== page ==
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This article is more than 6 years old

Living Wage decision imminent after call for London Stadium boss to leave an Olympic Living Wage Legacy

Cleaners from the London Stadium joined East London Citizens (TELCO) to call on the Stadium's boss to pay a London Living Wage to all workers at the home of West Ham United.

Cleaners thanked Mark Robinson, Head of External Affairs at LLDC, for paying a Living Wage throughout the London 2017 Athletics Championships but called for this to be extended all year round to all staff - including at West Ham United home matches.

Mr Robinson confirmed on behalf of E20 Stadium LLP that a feasibility study into the Living Wage was due to be completed next week and a final decision on whether or not to implement the Living Wage will be taken by E20 Stadium’s Board at its next meeting later this month.

The real Living Wage is independently calculated by the Living Wage Foundation as £9.75 in London and is voluntarily paid by over 3,400 businesses and organisations who go further than the government’s legal minimum wage of £7.50 for over 25s.

Cleaners shared stories of the challenges of living on £7.50 an hour in London and the impact this was having on their families whilst cleaning in a Stadium, which played host to multi-million pound earning footballers and Olympic heroes like Mo Farah.

One cleaner, who asked to remain anonymous, said: “This month I have been able to buy better quality food from the supermarket, purchased some much needed new shoes and clothes and visited my local cinema for the first time in a long time. They are small pleasures but it would not have been possible without the London Living Wage this month.

“The rest of the year is hard work and its difficult to survive on £7.50 in this city. We think its only fair that we are paid the London Living Wage all year round and we want E20 Stadium to accredit as a Living Wage employer”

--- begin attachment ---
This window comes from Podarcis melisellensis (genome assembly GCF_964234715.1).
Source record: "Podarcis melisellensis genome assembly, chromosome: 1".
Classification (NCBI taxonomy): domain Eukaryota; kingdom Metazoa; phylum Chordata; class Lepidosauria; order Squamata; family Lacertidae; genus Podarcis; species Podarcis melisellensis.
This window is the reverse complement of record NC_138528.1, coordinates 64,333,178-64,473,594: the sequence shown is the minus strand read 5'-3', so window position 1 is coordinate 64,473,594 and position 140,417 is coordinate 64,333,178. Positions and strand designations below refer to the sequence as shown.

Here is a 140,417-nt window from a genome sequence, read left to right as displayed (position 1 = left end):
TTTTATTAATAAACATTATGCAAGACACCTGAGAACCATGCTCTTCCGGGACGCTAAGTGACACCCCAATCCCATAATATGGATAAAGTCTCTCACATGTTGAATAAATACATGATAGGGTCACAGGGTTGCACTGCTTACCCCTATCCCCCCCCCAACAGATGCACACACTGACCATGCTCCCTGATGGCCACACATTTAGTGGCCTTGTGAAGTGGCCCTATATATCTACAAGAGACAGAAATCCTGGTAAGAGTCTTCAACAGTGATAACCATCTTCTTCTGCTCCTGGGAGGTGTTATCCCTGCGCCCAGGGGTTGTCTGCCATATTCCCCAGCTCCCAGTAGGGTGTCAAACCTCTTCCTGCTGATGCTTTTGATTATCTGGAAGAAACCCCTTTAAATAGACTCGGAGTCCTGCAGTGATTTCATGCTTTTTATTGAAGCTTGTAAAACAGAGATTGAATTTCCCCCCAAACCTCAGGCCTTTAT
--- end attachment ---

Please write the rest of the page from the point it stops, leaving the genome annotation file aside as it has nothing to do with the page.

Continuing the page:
TELCO’s leader, Bernadette Harris, presented Mr Robinson with a relay baton saying:

"We were proud to call the 2012 Games the world's first Living Wage Olympics but a legacy of low pay, and the impact that has on poverty in East London, is not what we had in mind when the Games were promised"

"On the penultimate day of the Athletics and as the new Premier League season kicks off, we pass the baton of legacy on to E20 Stadium to run with, and we hope to work with him to ensure a lasting Living Wage legacy at the London Stadium for all workers, all year round"

TELCO (The East London Citizens Organisation) is part of the community organising charity Citizens UK who have been calling on all Premier League football clubs and sporting stadia to pay the real Living Wage.

Michael Pugh, Living Wage Community Organiser with Citizens UK said:

"We understand the E20 Board have reviewed the existing contracts and the next step is for E20 Stadium to become a Living Wage accredited employer to ensure this extends to all workers, all year round, thus leaving the Living Wage legacy East Londoners were promised.”

E20 Stadium LLP was set up as a joint venture by the LLDC and Newham Council to oversee the management of the Stadium. In February 2015, London Stadium 185 (LS185), a subsidiary of VINCI Stadium, was appointed to operate the venue on a day-to-day basis and they then subcontract out cleaning, catering and security services.

West Ham United rent the stadium for £2.5 million a year and are not directly responsible for the day to day running costs of the Stadium - which falls instead on taxpayers.

Posted on 11 Aug, 2017